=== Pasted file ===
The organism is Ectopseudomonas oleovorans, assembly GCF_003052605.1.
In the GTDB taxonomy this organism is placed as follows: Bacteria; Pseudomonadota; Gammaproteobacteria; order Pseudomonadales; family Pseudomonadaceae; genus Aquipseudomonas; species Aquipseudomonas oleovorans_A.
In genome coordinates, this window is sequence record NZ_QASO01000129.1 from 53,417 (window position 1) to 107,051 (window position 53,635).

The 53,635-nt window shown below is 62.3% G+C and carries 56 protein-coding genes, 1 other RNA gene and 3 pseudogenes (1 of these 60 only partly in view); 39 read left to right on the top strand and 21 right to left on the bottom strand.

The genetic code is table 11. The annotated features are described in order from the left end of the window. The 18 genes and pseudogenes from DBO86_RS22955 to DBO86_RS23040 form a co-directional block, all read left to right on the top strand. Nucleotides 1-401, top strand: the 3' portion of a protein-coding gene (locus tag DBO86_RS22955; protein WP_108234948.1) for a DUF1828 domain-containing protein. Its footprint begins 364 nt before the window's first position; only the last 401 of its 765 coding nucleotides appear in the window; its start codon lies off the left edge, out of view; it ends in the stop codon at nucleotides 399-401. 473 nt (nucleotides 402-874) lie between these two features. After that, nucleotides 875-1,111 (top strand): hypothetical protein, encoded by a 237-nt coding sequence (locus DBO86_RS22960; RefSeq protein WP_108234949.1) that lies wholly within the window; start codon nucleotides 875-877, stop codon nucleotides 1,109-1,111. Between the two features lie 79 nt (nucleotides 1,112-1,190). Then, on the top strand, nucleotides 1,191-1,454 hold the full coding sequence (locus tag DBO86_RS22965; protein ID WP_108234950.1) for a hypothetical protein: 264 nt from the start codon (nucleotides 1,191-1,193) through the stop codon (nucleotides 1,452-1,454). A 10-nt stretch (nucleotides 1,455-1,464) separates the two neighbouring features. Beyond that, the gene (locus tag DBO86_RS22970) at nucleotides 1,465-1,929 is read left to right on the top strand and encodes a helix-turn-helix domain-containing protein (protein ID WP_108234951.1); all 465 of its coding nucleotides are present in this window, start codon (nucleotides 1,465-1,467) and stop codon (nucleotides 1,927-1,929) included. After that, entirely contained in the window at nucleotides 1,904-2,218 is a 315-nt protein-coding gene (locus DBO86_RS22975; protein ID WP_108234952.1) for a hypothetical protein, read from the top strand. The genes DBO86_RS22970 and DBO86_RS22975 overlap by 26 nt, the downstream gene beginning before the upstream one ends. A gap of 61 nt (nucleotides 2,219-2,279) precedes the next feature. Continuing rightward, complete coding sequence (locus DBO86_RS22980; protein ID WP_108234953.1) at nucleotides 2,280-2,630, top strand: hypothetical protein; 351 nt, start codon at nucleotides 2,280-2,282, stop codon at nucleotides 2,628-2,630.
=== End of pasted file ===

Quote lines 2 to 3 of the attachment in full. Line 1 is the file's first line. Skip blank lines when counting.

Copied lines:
In the GTDB taxonomy this organism is placed as follows: Bacteria; Pseudomonadota; Gammaproteobacteria; order Pseudomonadales; family Pseudomonadaceae; genus Aquipseudomonas; species Aquipseudomonas oleovorans_A.
In genome coordinates, this window is sequence record NZ_QASO01000129.1 from 53,417 (window position 1) to 107,051 (window position 53,635).